Are There Treatments for Hyperacusis?

Man troubled by bothersome noises holding hands over his ears to block them out.

Pain is your body’s means of delivering information. It’s not a very fun method but it can be effective. When your ears start to feel the pain of a really loud megaphone next to you, you know damage is taking place and you can take steps to move further away or at least cover your ears.

But, despite their marginal volume, 8-10% of people will feel pain from quiet sounds as well. This condition is referred to by experts as hyperacusis. This is the medical term for overly sensitive ears. The symptoms of hyperacusis can be managed but there’s no cure.

Heightened sound sensitivity

Hyperacusis is a hypersensitivity to sound. The majority of individuals with hyperacusis have episodes that are activated by a particular group of sounds (usually sounds within a range of frequencies). Quiet noises will frequently sound very loud. And loud noises sound even louder.

Hyperacusis is commonly associated with tinnitus, hearing problems, and even neurological difficulties, though no one really knows what actually causes it. There’s a noticeable degree of personal variability when it comes to the symptoms, intensity, and treatment of hyperacusis.

What’s a normal hyperacusis response?

Here’s how hyperacusis, in most cases, will look and feel::

  • After you hear the initial sound, you could experience pain and hear buzzing for days or even weeks.
  • Your response and discomfort will be worse the louder the sound is.
  • You might also experience dizziness and trouble keeping your balance.
  • You will notice a specific sound, a sound that everybody else perceives as quiet, and that sound will seem really loud to you.

Hyperacusis treatment treatment

When you are dealing with hyperacusis the world can become a minefield, particularly when your ears are extremely sensitive to a wide variety of frequencies. Your hearing could be bombarded and you could be left with an awful headache and ringing ears anytime you go out.

That’s why treatment is so essential. You’ll want to come in and speak with us about which treatments will be most up your alley (this all tends to be rather variable). The most popular options include the following.

Masking devices

A device called a masking device is one of the most popular treatments for hyperacusis. This is technology that can cancel out specified frequencies. So those offensive frequencies can be eliminated before they reach your ears. If you can’t hear the triggering sound, you won’t have a hyperacusis episode.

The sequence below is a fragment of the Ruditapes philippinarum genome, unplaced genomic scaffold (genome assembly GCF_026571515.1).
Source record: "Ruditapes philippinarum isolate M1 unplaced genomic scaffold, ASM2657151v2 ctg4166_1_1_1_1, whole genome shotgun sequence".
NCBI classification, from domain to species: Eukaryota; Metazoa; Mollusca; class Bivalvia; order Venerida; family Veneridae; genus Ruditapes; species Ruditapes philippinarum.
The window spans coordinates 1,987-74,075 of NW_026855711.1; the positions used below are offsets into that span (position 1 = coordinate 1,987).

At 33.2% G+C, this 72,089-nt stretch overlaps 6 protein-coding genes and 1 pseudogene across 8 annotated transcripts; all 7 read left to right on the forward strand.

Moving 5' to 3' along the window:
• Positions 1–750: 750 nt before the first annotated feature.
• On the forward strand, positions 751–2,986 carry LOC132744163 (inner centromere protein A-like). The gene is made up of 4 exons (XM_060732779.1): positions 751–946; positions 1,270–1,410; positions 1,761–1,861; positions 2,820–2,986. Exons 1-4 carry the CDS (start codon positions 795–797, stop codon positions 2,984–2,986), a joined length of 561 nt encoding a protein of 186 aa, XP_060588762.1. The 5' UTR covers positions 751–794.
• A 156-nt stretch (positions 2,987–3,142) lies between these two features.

Earplugs are a less state-of-the-art play on the same general approach: if all sound is stopped, there’s no possibility of a hyperacusis episode. It’s undoubtedly a low-tech approach, and there are some drawbacks. There’s some research that suggests that, over the long run, the earplugs can throw your hearing ecosystem even further off and make your hyperacusis worse. If you’re considering using earplugs, call us for a consultation.

Ear retraining

One of the most comprehensive approaches to treating hyperacusis is called ear retraining therapy. You’ll use a mix of devices, physical therapy, and emotional counseling to try to change how you respond to certain types of sounds. The idea is that you can train yourself to dismiss sounds (kind of like with tinnitus). This strategy depends on your dedication but generally has a positive success rate.

Less common methods

Less prevalent methods, like ear tubes or medication, are also used to treat hyperacusis. These approaches are less commonly used, depending on the specialist and the individual, because they have met with mixed success.

Treatment makes a huge difference

Because hyperacusis tends to differ from person to person, a specialized treatment plan can be developed depending on your symptoms as you encounter them. There’s no single best approach to treating hyperacusis, it really depends on finding the best treatment for you.

The site information is for educational and informational purposes only and does not constitute medical advice. To receive personalized advice or treatment, schedule an appointment.